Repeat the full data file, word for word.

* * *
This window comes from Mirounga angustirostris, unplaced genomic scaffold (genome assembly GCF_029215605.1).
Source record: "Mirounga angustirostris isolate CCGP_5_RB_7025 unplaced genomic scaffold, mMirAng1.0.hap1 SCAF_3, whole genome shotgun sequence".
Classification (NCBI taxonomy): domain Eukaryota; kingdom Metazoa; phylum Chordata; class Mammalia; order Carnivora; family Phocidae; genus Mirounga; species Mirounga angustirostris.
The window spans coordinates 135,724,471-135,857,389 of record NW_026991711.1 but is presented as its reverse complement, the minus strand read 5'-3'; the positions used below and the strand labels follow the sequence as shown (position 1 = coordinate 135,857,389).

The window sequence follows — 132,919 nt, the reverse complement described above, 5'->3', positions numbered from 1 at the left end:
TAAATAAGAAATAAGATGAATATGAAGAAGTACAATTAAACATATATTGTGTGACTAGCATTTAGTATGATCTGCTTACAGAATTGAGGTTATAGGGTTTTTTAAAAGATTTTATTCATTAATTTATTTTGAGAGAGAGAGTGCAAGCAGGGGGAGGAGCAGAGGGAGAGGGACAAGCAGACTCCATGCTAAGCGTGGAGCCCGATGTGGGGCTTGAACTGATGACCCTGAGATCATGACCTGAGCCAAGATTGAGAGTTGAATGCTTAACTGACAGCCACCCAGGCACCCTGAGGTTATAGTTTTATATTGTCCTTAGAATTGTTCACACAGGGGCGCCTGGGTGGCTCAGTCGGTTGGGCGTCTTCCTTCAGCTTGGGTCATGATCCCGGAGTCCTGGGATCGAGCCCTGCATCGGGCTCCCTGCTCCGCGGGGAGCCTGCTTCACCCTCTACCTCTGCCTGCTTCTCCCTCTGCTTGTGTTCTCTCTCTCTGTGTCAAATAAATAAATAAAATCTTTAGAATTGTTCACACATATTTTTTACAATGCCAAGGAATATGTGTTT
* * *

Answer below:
This window comes from Mirounga angustirostris, unplaced genomic scaffold (genome assembly GCF_029215605.1).
Source record: "Mirounga angustirostris isolate CCGP_5_RB_7025 unplaced genomic scaffold, mMirAng1.0.hap1 SCAF_3, whole genome shotgun sequence".
Classification (NCBI taxonomy): domain Eukaryota; kingdom Metazoa; phylum Chordata; class Mammalia; order Carnivora; family Phocidae; genus Mirounga; species Mirounga angustirostris.
The window spans coordinates 135,724,471-135,857,389 of record NW_026991711.1 but is presented as its reverse complement, the minus strand read 5'-3'; the positions used below and the strand labels follow the sequence as shown (position 1 = coordinate 135,857,389).

The window sequence follows — 132,919 nt, the reverse complement described above, 5'->3', positions numbered from 1 at the left end:
TAAATAAGAAATAAGATGAATATGAAGAAGTACAATTAAACATATATTGTGTGACTAGCATTTAGTATGATCTGCTTACAGAATTGAGGTTATAGGGTTTTTTAAAAGATTTTATTCATTAATTTATTTTGAGAGAGAGAGTGCAAGCAGGGGGAGGAGCAGAGGGAGAGGGACAAGCAGACTCCATGCTAAGCGTGGAGCCCGATGTGGGGCTTGAACTGATGACCCTGAGATCATGACCTGAGCCAAGATTGAGAGTTGAATGCTTAACTGACAGCCACCCAGGCACCCTGAGGTTATAGTTTTATATTGTCCTTAGAATTGTTCACACAGGGGCGCCTGGGTGGCTCAGTCGGTTGGGCGTCTTCCTTCAGCTTGGGTCATGATCCCGGAGTCCTGGGATCGAGCCCTGCATCGGGCTCCCTGCTCCGCGGGGAGCCTGCTTCACCCTCTACCTCTGCCTGCTTCTCCCTCTGCTTGTGTTCTCTCTCTCTGTGTCAAATAAATAAATAAAATCTTTAGAATTGTTCACACATATTTTTTACAATGCCAAGGAATATGTGTTT